Have you ever watched a TV show and wished you could make one yourself? Of course, making a wish like that come true is a lot easier said than done. There are a lot of moving parts involved in creating a TV show of any caliber. Now, though, Fable Studio wants to make that dream a little easier to obtain with the reveal of Showrunner AI, a new tool that lets anyone generate their very own TV series episode by episode.

Showrunner is technically the world’s first AI-generated streaming service, and so far, it’s only available as part of a waitlist, which will eventually get you access to 10 animated shows created using the service. Users will be able to watch the episodes that have already been created, or they can use prompts to generate scenes that can then be stitched together to create full episodes they’ve essentially directed.

Of course, the release of something like Showrunner AI is sure to spark the concerns that AI is going to replace us all, a sentiment that even the Godfather of AI has shared in some ways. But things aren’t quite that dire, which is something we’ll discuss a bit more in a moment.

So far, Fable has revealed three of the series it’ll showcase. One is called Ikiru Shinu, and Fable calls the show dark horror anime. The other two include Sim Francisco, an anthology based in a city sharing the same name, which follows people living there. Then there is Exit Valley, which looks to be a satire based around Silicon Valley that was heavily inspired by Silicon Valley.

The release of this new AI tool isn’t entirely unexpected, of course. We’ve already seen a lot of really interesting and mind-blowing stuff from OpenAI’s Sora model. And Fable teased its AI video generation capabilities last year when it created an episode of South Park. If you paid any attention at all, the show really fell apart quite quickly, but as we’ve seen with each new ChatGPT release, AI is improving at a rapid rate.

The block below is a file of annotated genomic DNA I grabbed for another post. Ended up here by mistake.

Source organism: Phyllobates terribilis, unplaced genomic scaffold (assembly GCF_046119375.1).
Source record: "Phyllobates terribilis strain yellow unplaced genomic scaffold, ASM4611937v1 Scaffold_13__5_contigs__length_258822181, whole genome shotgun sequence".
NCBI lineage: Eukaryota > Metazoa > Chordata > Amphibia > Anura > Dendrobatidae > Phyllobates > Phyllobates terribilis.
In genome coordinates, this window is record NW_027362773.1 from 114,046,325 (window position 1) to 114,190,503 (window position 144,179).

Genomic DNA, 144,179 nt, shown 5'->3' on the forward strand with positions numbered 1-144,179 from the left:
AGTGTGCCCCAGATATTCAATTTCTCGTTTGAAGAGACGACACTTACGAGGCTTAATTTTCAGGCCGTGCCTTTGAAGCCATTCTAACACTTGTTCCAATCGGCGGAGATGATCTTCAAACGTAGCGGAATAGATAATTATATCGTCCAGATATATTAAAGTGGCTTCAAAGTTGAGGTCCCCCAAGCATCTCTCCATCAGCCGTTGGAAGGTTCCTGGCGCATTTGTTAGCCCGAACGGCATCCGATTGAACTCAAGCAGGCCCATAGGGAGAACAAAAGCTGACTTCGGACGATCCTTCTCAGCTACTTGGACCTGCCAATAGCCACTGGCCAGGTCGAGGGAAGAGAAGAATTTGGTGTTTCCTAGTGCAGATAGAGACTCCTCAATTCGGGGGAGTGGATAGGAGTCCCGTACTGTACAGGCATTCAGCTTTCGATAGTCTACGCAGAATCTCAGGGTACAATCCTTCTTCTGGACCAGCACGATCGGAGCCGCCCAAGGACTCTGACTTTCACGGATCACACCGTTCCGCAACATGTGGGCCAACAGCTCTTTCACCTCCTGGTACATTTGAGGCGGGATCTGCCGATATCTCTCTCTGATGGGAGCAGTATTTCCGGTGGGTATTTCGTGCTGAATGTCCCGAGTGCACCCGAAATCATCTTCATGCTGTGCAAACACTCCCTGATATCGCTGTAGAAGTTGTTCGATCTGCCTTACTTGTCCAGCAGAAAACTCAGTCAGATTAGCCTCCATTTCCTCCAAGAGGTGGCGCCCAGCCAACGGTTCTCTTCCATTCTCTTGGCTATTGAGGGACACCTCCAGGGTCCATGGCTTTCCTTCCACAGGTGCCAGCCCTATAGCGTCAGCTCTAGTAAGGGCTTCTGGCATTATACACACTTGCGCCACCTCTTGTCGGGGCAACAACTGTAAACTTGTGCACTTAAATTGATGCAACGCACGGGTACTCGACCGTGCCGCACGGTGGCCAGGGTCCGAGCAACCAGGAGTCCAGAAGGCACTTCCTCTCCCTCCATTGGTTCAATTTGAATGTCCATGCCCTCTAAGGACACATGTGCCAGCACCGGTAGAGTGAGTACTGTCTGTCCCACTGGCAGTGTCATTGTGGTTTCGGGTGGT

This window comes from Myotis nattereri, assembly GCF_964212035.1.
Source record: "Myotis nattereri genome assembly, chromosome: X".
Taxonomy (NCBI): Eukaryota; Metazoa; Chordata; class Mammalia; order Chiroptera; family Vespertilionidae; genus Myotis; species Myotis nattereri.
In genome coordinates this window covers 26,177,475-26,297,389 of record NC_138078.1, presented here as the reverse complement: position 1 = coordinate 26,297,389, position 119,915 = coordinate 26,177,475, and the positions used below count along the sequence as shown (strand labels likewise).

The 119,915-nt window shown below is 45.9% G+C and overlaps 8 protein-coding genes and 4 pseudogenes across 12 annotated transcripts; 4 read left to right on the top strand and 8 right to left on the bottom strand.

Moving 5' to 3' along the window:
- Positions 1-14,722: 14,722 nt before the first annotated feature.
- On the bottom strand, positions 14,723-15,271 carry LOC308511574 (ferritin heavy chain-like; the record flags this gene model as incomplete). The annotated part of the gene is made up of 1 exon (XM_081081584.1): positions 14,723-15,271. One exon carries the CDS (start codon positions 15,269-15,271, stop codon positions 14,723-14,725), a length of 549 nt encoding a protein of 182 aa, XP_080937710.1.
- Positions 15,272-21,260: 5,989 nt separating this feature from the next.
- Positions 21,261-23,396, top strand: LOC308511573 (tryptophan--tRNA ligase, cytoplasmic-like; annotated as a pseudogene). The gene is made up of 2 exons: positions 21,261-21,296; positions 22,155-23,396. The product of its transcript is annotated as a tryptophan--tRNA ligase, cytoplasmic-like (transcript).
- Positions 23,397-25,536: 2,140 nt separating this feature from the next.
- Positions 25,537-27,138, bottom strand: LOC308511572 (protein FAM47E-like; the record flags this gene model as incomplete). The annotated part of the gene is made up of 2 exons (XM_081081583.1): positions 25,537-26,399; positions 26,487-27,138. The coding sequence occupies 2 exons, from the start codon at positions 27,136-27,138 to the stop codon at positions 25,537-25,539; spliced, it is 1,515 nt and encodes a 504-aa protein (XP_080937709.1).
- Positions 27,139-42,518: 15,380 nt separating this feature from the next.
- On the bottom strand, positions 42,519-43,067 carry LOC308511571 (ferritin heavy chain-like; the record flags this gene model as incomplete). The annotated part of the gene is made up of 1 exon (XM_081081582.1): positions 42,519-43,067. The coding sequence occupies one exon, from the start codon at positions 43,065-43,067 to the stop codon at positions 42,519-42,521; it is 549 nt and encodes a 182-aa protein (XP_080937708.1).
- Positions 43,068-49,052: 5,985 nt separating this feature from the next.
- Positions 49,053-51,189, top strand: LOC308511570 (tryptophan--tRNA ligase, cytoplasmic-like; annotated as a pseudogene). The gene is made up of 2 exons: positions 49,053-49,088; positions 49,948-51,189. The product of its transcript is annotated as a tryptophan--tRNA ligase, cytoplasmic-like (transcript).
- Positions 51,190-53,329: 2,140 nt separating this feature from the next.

So, what does Showrunner AI mean for the future of human-created TV shows? Is this going to replace human creators? At the moment, it isn’t really going to change anything, let’s be honest here. Sure, AI tools like this have a sense of novelty to them that wows people at first, but AI isn’t quite capable of recreating that human creativity that makes real TV shows and other creative media worthwhile.

There’s also the fact that all AI is trained on already existing content. It can’t think up new ideas on its own like humans can. So, sure, it might make things easier on one hand, and the tech could be really cool when it comes out for a full public release. But right now, it’s just another drop in the hat of somewhat promising but also somewhat gimmicky AI tools that we’ll have to wait to see how they really work after they’ve had some time to mature.



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